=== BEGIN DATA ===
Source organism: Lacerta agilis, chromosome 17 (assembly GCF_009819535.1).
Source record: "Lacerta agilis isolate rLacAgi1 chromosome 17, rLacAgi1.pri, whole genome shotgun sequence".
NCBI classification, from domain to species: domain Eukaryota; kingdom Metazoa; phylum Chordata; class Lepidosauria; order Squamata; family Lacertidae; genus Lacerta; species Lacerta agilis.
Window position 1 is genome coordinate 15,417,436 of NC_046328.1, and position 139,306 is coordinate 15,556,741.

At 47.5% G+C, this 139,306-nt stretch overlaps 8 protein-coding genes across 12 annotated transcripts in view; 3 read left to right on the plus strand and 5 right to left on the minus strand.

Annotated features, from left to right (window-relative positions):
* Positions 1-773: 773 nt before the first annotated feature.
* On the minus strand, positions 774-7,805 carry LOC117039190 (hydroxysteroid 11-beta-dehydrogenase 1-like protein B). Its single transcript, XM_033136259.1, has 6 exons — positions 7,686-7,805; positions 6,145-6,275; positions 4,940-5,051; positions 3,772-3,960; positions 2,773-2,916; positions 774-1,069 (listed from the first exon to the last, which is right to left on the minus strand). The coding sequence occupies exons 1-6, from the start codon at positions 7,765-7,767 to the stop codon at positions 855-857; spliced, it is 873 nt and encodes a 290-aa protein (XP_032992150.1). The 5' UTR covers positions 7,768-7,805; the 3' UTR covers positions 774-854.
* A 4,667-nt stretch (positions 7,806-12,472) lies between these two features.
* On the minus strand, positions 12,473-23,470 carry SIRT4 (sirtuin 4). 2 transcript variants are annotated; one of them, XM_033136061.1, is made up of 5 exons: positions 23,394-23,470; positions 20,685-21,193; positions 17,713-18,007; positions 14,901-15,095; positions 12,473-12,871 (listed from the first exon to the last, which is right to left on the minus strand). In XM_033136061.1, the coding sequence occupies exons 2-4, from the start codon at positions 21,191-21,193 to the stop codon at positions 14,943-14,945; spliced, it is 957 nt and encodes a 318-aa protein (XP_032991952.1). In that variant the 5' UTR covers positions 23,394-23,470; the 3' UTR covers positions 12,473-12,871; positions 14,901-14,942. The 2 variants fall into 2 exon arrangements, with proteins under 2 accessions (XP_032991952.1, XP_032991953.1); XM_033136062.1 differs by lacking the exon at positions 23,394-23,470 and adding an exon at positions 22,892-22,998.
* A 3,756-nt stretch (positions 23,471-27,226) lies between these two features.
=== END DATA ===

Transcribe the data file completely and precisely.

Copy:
Source organism: Lacerta agilis, chromosome 17 (assembly GCF_009819535.1).
Source record: "Lacerta agilis isolate rLacAgi1 chromosome 17, rLacAgi1.pri, whole genome shotgun sequence".
NCBI classification, from domain to species: domain Eukaryota; kingdom Metazoa; phylum Chordata; class Lepidosauria; order Squamata; family Lacertidae; genus Lacerta; species Lacerta agilis.
Window position 1 is genome coordinate 15,417,436 of NC_046328.1, and position 139,306 is coordinate 15,556,741.

At 47.5% G+C, this 139,306-nt stretch overlaps 8 protein-coding genes across 12 annotated transcripts in view; 3 read left to right on the plus strand and 5 right to left on the minus strand.

Annotated features, from left to right (window-relative positions):
* Positions 1-773: 773 nt before the first annotated feature.
* On the minus strand, positions 774-7,805 carry LOC117039190 (hydroxysteroid 11-beta-dehydrogenase 1-like protein B). Its single transcript, XM_033136259.1, has 6 exons — positions 7,686-7,805; positions 6,145-6,275; positions 4,940-5,051; positions 3,772-3,960; positions 2,773-2,916; positions 774-1,069 (listed from the first exon to the last, which is right to left on the minus strand). The coding sequence occupies exons 1-6, from the start codon at positions 7,765-7,767 to the stop codon at positions 855-857; spliced, it is 873 nt and encodes a 290-aa protein (XP_032992150.1). The 5' UTR covers positions 7,768-7,805; the 3' UTR covers positions 774-854.
* A 4,667-nt stretch (positions 7,806-12,472) lies between these two features.
* On the minus strand, positions 12,473-23,470 carry SIRT4 (sirtuin 4). 2 transcript variants are annotated; one of them, XM_033136061.1, is made up of 5 exons: positions 23,394-23,470; positions 20,685-21,193; positions 17,713-18,007; positions 14,901-15,095; positions 12,473-12,871 (listed from the first exon to the last, which is right to left on the minus strand). In XM_033136061.1, the coding sequence occupies exons 2-4, from the start codon at positions 21,191-21,193 to the stop codon at positions 14,943-14,945; spliced, it is 957 nt and encodes a 318-aa protein (XP_032991952.1). In that variant the 5' UTR covers positions 23,394-23,470; the 3' UTR covers positions 12,473-12,871; positions 14,901-14,942. The 2 variants fall into 2 exon arrangements, with proteins under 2 accessions (XP_032991952.1, XP_032991953.1); XM_033136062.1 differs by lacking the exon at positions 23,394-23,470 and adding an exon at positions 22,892-22,998.
* A 3,756-nt stretch (positions 23,471-27,226) lies between these two features.